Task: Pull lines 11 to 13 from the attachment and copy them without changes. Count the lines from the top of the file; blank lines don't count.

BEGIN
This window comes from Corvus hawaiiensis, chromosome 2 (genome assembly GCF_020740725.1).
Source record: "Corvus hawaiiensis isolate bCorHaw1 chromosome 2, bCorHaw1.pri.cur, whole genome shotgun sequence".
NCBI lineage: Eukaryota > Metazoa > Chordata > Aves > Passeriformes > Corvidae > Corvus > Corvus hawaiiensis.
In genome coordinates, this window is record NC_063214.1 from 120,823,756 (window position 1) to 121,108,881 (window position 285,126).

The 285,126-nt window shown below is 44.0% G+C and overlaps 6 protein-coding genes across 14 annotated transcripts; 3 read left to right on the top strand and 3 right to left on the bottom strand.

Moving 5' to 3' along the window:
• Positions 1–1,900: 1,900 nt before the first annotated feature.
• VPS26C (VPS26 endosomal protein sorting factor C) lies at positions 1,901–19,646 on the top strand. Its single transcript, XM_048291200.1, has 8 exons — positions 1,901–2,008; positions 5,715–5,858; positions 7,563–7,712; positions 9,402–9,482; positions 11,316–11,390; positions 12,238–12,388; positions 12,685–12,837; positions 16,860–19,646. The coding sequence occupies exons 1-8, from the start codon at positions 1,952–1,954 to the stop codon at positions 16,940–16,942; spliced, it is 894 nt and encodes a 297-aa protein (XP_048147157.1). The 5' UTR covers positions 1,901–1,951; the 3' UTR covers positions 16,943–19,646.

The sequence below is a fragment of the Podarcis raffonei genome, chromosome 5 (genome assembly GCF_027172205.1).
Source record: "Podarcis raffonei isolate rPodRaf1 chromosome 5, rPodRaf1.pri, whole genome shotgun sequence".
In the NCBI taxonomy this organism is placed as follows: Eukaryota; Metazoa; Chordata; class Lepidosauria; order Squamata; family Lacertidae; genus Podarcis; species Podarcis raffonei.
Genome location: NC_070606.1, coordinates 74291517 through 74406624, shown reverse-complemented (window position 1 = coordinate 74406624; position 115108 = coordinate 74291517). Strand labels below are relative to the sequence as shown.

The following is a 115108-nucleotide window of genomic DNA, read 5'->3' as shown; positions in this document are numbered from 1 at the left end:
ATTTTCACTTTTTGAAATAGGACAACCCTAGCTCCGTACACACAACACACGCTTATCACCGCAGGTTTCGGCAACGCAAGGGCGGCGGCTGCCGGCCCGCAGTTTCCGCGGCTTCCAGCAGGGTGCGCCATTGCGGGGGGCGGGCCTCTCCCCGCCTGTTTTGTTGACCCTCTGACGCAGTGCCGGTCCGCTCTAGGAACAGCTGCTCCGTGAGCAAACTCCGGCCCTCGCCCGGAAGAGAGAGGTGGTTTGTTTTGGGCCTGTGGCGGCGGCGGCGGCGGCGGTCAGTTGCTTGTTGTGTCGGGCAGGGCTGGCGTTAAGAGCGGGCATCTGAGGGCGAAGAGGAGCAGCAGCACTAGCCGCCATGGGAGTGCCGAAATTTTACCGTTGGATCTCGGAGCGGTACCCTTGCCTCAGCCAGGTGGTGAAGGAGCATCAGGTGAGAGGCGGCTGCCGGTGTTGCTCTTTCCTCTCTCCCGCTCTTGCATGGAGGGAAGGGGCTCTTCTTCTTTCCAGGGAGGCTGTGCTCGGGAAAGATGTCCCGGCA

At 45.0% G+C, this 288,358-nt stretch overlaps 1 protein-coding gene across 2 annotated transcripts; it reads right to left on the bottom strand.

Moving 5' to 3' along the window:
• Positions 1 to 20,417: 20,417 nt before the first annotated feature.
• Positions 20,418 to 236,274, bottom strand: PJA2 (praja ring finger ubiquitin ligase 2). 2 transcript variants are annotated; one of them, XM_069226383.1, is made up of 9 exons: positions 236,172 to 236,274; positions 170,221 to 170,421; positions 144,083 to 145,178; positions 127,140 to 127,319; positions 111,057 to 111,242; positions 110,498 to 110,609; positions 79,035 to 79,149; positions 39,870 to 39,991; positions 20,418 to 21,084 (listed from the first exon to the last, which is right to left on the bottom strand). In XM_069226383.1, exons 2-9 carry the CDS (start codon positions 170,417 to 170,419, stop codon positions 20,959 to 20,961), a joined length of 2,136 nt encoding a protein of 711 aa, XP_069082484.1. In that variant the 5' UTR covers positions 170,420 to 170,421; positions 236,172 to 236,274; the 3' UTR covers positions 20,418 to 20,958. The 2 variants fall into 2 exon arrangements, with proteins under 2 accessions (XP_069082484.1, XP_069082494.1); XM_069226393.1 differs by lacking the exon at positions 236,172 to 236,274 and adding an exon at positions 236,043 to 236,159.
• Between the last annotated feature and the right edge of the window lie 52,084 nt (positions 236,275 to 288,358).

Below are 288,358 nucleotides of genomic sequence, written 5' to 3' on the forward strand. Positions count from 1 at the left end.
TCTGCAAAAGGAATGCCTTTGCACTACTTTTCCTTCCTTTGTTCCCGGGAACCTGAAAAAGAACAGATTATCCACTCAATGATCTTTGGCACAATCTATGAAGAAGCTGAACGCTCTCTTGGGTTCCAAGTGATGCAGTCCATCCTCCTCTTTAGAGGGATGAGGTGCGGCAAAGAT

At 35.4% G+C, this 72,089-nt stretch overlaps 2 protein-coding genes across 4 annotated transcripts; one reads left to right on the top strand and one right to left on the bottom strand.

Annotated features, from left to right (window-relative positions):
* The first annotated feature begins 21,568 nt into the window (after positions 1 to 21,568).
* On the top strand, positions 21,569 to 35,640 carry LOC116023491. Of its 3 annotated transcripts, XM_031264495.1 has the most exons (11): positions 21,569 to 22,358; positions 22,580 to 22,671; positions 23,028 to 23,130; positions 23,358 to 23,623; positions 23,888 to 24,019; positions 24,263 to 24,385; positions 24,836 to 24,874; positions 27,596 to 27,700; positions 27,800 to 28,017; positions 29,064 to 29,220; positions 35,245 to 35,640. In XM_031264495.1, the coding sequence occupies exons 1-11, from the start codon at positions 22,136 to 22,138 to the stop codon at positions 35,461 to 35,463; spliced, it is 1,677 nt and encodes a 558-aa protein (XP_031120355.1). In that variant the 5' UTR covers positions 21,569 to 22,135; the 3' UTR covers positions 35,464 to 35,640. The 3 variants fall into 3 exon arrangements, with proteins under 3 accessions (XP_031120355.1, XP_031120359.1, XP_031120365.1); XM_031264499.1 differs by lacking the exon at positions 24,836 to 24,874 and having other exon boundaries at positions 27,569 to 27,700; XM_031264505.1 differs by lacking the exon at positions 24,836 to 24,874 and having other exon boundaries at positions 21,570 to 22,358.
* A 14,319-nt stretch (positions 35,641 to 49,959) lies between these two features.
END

In the NCBI taxonomy this organism is placed as follows: Eukaryota; Metazoa; Chordata; class Lepidosauria; order Squamata; family Lacertidae; genus Podarcis; species Podarcis raffonei.
Genome location: NC_070606.1, coordinates 74291517 through 74406624, shown reverse-complemented (window position 1 = coordinate 74406624; position 115108 = coordinate 74291517). Strand labels below are relative to the sequence as shown.

The following is a 115108-nucleotide window of genomic DNA, read 5'->3' as shown; positions in this document are numbered from 1 at the left end: